In one embodiment of an apparatus and method in accordance with the invention, a panel assembly for exchanging heat with an ambient environment maintains minimal temperature differential by virtue of operation as a heat pipe apparatus. Panels of a composite material having excellent structural strength and structural stiffness but comparatively modest thermal conductivity are machined as mirror images of one another. Two orthogonal arrays of parallel channels are machined in the faces of two panels, each intersection of channels forming and bounded by pedestals having a lower, broader base with a narrower upper portion extending from a shoulder of the base portion of the pedestals. The pedestals, in turn, form the bounds of the channels, each having a deeper narrower aspect extending along the bases of all the pedestals. Channels have a broader aspect extending along near the tops of the pedestals. The tops of the pedestals may be treated with a bonding material and bonded together as panels are placed together as mirror images of one another to make contact at each pedestal. An extremely strong, rigid structure results, capable of surviving launch loads, while still providing excellent heat pipe characteristics. Transport of liquids occurs through the bottoms of narrower portions of channels while vapor returns by way of the broader portions of channels available near the tops of all the pedestals.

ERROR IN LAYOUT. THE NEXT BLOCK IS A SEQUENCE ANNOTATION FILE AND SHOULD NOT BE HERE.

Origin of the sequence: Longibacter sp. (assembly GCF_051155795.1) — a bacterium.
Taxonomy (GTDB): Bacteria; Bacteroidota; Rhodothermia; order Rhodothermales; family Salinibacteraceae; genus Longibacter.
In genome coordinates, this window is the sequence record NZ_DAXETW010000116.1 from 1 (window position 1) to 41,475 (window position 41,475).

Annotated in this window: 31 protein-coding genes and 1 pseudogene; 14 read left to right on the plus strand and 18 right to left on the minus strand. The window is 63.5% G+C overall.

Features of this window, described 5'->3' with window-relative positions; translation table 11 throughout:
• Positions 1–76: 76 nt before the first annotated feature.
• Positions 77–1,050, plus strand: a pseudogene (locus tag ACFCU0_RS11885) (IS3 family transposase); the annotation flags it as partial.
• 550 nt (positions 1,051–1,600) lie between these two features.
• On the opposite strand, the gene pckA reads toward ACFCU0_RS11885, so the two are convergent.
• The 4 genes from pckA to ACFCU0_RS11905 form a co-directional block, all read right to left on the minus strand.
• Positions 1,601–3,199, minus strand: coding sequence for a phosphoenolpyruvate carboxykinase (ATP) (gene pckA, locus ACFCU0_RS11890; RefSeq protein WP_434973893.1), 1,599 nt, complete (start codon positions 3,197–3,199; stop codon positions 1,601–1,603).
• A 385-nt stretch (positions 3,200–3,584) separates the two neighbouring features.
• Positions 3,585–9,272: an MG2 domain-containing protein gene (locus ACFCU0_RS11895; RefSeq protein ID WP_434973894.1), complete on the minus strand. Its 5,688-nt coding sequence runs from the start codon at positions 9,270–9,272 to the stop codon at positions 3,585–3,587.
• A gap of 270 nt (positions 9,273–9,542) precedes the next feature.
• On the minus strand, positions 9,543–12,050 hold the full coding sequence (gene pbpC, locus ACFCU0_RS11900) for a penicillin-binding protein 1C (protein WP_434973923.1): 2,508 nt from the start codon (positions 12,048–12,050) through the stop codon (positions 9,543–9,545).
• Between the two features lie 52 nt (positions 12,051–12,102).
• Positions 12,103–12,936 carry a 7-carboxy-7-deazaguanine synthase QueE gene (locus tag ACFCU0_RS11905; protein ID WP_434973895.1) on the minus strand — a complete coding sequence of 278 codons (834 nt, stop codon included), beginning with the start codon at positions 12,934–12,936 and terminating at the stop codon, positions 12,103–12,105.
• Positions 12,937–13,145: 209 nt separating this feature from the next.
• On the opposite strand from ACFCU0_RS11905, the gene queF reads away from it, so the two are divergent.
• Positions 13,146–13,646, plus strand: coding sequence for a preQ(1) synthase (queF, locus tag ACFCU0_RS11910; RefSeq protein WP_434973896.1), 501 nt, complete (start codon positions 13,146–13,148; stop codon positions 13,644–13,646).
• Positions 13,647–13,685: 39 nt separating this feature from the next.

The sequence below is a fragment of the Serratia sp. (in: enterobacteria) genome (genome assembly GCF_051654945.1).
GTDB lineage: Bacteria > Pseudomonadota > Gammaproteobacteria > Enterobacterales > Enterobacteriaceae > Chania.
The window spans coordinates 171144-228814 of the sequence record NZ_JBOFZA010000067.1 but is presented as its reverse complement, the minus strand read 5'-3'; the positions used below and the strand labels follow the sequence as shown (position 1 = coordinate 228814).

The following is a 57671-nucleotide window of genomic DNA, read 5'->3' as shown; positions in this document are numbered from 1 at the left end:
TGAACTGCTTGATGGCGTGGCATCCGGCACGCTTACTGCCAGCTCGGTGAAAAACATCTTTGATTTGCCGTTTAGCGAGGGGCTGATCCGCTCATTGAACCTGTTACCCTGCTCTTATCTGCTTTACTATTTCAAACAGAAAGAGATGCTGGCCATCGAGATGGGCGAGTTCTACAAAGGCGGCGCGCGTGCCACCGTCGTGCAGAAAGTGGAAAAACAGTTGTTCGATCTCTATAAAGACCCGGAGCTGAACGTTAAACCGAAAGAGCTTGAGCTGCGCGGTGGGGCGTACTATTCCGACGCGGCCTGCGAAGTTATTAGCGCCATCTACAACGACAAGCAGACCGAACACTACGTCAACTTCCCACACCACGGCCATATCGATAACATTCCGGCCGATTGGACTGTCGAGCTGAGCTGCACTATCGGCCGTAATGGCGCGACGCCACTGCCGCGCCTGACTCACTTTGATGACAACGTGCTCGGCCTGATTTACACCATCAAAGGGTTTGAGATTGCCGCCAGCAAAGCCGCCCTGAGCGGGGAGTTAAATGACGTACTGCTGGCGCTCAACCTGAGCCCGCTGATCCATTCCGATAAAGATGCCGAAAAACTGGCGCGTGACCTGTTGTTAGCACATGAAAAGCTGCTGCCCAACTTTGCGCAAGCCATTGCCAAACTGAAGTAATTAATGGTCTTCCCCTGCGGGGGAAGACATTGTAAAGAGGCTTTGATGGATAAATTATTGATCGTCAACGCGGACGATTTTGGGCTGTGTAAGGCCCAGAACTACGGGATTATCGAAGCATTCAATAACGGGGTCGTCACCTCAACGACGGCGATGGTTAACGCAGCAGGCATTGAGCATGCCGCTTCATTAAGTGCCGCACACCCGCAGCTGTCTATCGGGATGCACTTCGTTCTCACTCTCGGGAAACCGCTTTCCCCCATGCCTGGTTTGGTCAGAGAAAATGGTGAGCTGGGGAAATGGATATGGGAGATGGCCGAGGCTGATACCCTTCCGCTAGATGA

BRIEF DESCRIPTION OF THE DRAWINGS

The foregoing features of the present invention will become more fully apparent from the following description and appended claims, taken in conjunction with the accompanying drawings. Understanding that these drawings depict only typical embodiments of the invention and are, therefore, not to be considered limiting of its scope, the invention will be described with additional specificity and detail through use of the accompanying drawings in which:

FIG. 1 is a perspective view of one embodiment of a closed “panel assembly” or heat exchanger formed of two individual panels (e.g., substrates) machined with channels and pedestals for fluid transport therewithin;

FIG. 2 is a perspective view of the apparatus of FIG. 1 illustrating the two mirror-imaged panel units or elements facing one another but separated in an exploded configuration;